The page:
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In our competitive society, being the best is of utmost importance. Athletic performance is no exception, and athletes are constantly striving to find new ways to train which will help them to become the best. Many supplements promising results have come and gone, but creatine may actually be able to deliver improved athletic performance. Many athletes are currently supplementing their diets with creatine to increase their strength, muscle mass, and weight by providing their bodies with more available energy, thus reaching new heights in athletic performance.
Creatine is a nutrient that is found naturally in the diet as well as the human body. The primary dietary sources of creatine are raw beef and fish, as heating tends to destroy creatine . However, moderate increases in meat consumption are unlikely to increase muscle creatine levels because one must consume approximately 12 pounds of meat per day to achieve the same creatine levels as supplementation. When dietary consumption is inadequate to meet the body's creati.ne needs, it is manufactured in the liver and kidneys from a combination of the amino acids arginine, glycine and methionine. Creatine is present inside muscles, especially skeletal muscles. In the muscles, creatine. is used to form creatine phosphate (CP), a potent chemical which can indirectly supply the energy our muscles need to contract, especially for quick and explosive movements such as in sports.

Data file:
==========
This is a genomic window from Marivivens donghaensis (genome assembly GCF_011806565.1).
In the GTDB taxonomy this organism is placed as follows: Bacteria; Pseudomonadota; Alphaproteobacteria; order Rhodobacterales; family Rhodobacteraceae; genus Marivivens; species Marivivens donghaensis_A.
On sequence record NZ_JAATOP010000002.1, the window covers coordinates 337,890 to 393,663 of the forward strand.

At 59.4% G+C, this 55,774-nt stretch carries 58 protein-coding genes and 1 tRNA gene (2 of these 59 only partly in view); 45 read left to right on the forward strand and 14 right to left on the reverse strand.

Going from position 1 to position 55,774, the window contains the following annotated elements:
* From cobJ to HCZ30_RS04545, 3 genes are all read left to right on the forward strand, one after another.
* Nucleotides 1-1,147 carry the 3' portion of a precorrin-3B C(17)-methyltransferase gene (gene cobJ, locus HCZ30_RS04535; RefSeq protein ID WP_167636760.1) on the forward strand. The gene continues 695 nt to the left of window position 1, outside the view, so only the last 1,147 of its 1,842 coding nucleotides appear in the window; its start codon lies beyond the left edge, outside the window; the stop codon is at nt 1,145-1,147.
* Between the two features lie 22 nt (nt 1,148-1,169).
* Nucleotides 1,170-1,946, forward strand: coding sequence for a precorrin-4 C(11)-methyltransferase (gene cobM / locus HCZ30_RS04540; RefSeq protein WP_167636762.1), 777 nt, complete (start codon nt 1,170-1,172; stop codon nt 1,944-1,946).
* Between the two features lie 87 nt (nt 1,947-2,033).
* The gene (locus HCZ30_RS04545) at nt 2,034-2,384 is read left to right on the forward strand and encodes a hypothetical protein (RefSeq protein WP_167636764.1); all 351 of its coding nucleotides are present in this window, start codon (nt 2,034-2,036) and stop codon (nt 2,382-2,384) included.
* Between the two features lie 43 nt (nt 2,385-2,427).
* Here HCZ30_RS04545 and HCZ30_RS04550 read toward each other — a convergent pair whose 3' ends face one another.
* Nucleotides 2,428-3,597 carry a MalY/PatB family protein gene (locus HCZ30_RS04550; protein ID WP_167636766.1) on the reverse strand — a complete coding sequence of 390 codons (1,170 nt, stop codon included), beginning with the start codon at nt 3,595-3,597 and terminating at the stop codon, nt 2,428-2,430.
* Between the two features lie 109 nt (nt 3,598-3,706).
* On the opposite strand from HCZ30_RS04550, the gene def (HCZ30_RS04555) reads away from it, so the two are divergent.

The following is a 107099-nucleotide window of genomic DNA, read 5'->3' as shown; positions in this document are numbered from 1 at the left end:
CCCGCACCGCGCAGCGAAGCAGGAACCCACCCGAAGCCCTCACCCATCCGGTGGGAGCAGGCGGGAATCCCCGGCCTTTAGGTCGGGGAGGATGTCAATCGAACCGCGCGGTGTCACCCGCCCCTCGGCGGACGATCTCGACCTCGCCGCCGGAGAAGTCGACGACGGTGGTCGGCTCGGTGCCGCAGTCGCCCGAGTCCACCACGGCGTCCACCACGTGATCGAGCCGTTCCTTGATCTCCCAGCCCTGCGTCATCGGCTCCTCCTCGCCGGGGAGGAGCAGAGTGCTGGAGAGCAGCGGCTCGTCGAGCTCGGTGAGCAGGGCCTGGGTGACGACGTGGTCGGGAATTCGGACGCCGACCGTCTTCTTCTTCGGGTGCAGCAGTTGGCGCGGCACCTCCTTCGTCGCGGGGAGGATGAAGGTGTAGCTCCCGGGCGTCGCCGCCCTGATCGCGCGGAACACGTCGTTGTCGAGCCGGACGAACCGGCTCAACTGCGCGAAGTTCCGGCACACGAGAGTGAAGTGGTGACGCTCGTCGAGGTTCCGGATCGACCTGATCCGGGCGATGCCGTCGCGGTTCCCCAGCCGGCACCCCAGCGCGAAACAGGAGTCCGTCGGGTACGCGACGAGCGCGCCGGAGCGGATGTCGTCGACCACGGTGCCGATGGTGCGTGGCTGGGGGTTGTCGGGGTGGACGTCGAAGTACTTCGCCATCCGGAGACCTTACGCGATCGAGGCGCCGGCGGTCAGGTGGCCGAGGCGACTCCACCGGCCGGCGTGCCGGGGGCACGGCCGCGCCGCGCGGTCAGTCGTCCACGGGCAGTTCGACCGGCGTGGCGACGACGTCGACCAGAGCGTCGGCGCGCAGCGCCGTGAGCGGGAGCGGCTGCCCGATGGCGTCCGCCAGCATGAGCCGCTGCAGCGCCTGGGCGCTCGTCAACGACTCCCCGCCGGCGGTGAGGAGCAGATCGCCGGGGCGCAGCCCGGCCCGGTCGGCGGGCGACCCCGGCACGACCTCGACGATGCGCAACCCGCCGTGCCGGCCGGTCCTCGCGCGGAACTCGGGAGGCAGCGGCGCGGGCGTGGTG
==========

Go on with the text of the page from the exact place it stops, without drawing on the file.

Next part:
All work done in human cells (including contracting muscles) is fueled by the breakdown of adenosine triphosphate (ATP) to adenosine diphosphate (ADP). ATP is created inside cells by metabolizing carbohydrate, fat , or, protein in the presence of oxygen. (http://www.creatine.com/creatine.html#source)